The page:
Closely following the route of the new high speed railway, the road is designed to carry around 500 vehicles a day – helping to get people, equipment and materials to rural construction sites.
Built by main works contractor EKFB (Eiffage, Kier, Ferrovial and Bam Nuttall), the first 11 mile (18km) section of the road links a construction site at Calvert in Buckinghamshire with adjoining sites in Aylesbury and Greatworth in Northamptonshire.
This section will help take HS2 vehicles off local roads around the villages of Edgcott and Gawcott.
Further sections, to the north and south, are expected to be completed in the coming weeks. This will come ahead of a major increase in the amount of earthworks activity over the summer as the focus turns to building the cuttings and embankments that will carry the railway.
Once construction of the railway is complete, the intention is that the road will be ripped up and removed, with the areas alongside the line landscaped. Some sections of the road could be repurposed for local transport links.
HS2 Ltd project client Rohan Perin said: “The completion of the first stage of the temporary access road is a really important milestone as work continues to ramp up across the central section of the HS2 route. In rural areas it can be a major logistical challenge to get people, materials and equipment to all our sites and a headache for local road users. That’s why I’m looking forward to the completion of the next stages and the benefits it will bring to both the project, and the local community.”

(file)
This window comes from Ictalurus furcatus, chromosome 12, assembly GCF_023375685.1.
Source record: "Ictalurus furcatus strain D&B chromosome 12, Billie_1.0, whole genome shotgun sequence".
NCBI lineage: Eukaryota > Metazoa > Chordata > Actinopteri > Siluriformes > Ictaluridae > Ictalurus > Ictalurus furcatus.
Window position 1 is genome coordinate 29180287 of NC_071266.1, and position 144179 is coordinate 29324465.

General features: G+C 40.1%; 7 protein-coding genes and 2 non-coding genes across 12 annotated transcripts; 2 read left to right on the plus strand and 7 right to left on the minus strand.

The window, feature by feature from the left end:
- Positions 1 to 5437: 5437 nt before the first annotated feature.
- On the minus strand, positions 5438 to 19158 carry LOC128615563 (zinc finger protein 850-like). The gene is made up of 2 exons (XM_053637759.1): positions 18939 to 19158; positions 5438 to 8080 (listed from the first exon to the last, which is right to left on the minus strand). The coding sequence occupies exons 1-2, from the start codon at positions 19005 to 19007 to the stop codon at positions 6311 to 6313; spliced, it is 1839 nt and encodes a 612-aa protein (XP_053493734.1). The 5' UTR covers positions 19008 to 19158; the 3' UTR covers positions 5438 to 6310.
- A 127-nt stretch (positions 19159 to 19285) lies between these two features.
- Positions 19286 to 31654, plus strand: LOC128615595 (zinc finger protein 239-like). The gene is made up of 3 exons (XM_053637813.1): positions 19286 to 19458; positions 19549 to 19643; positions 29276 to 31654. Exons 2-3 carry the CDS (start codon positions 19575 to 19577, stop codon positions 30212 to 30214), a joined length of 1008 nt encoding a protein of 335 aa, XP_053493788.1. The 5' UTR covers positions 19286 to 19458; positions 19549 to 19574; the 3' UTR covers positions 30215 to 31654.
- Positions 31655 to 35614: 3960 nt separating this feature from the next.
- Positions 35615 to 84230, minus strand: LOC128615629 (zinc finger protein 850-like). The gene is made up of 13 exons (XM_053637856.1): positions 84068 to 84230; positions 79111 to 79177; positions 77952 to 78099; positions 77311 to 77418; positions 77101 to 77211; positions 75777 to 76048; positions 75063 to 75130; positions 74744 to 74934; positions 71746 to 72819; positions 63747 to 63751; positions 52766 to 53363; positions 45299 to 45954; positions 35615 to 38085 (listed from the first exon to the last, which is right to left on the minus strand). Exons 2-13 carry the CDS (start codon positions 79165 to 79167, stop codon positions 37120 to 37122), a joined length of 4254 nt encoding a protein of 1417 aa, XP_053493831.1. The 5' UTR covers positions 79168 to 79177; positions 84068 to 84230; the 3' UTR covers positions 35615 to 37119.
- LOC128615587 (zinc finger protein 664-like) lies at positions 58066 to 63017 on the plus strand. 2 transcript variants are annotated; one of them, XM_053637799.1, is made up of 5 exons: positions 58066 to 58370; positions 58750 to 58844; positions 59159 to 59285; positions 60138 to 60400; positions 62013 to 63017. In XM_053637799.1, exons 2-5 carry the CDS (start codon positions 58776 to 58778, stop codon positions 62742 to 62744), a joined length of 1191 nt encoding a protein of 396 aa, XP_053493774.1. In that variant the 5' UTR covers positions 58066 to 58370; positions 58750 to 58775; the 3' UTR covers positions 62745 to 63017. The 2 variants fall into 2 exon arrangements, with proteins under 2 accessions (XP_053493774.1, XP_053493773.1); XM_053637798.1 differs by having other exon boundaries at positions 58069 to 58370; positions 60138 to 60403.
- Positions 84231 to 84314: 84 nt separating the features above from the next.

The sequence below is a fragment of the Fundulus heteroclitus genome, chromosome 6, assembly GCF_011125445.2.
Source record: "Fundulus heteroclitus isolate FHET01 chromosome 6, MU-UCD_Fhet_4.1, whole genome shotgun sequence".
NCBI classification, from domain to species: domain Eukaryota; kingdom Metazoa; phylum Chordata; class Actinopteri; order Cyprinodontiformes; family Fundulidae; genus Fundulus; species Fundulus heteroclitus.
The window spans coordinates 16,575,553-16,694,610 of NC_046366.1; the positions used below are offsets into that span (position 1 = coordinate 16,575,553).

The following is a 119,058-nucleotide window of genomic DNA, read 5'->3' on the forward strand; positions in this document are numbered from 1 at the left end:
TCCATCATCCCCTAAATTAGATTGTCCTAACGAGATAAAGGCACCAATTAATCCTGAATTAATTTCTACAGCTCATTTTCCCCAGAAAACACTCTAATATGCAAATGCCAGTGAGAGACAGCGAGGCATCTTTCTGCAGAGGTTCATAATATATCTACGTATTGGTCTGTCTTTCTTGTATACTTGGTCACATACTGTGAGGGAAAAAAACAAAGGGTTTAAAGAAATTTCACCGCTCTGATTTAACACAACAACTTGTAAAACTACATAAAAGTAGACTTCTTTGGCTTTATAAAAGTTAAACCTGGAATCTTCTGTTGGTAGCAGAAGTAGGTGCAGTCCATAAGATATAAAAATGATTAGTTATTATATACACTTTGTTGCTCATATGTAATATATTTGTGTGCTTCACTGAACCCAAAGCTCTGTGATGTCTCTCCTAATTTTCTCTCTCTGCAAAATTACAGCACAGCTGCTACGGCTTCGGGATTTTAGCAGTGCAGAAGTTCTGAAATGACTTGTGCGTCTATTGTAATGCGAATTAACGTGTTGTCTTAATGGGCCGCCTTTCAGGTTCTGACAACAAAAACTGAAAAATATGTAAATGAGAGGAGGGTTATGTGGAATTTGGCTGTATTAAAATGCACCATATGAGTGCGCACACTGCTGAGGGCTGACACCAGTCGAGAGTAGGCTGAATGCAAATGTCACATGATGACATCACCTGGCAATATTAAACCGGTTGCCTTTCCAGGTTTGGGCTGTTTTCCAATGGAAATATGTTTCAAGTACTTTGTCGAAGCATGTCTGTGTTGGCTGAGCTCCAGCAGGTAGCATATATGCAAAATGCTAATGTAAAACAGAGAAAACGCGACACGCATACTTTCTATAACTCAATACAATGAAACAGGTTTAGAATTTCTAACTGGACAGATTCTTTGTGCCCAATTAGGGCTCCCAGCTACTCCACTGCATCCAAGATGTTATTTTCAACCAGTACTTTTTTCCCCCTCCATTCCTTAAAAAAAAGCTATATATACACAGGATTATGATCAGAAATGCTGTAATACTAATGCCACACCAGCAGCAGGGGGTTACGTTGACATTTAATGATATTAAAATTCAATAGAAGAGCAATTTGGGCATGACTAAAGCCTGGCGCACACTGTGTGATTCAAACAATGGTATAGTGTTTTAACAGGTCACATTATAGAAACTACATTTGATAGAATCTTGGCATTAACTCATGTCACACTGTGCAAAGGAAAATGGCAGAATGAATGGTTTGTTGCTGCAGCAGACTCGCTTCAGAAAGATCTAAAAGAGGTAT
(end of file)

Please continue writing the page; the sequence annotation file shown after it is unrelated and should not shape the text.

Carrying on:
EKFB is set to shift 30 million cubic meters of material during the construction of the central section of HS2. Most of it will be reused locally for embankments and landscaping. A separate series of local ‘haul roads’ – made of compacted gravel – will be used by heavy earthmoving machinery and the articulated dumper trucks transporting this material.
EKFB senior project manager Juan Rodriguez said: “The temporary road, which is supporting the build of HS2 and a section of the East West Rail line, will help ease traffic and congestion around the surrounding villages and provide an efficient way to move people and materials around the site quickly and in the shortest distance. Eventually, we’ll be able to transport these things between all EKFBs sites.”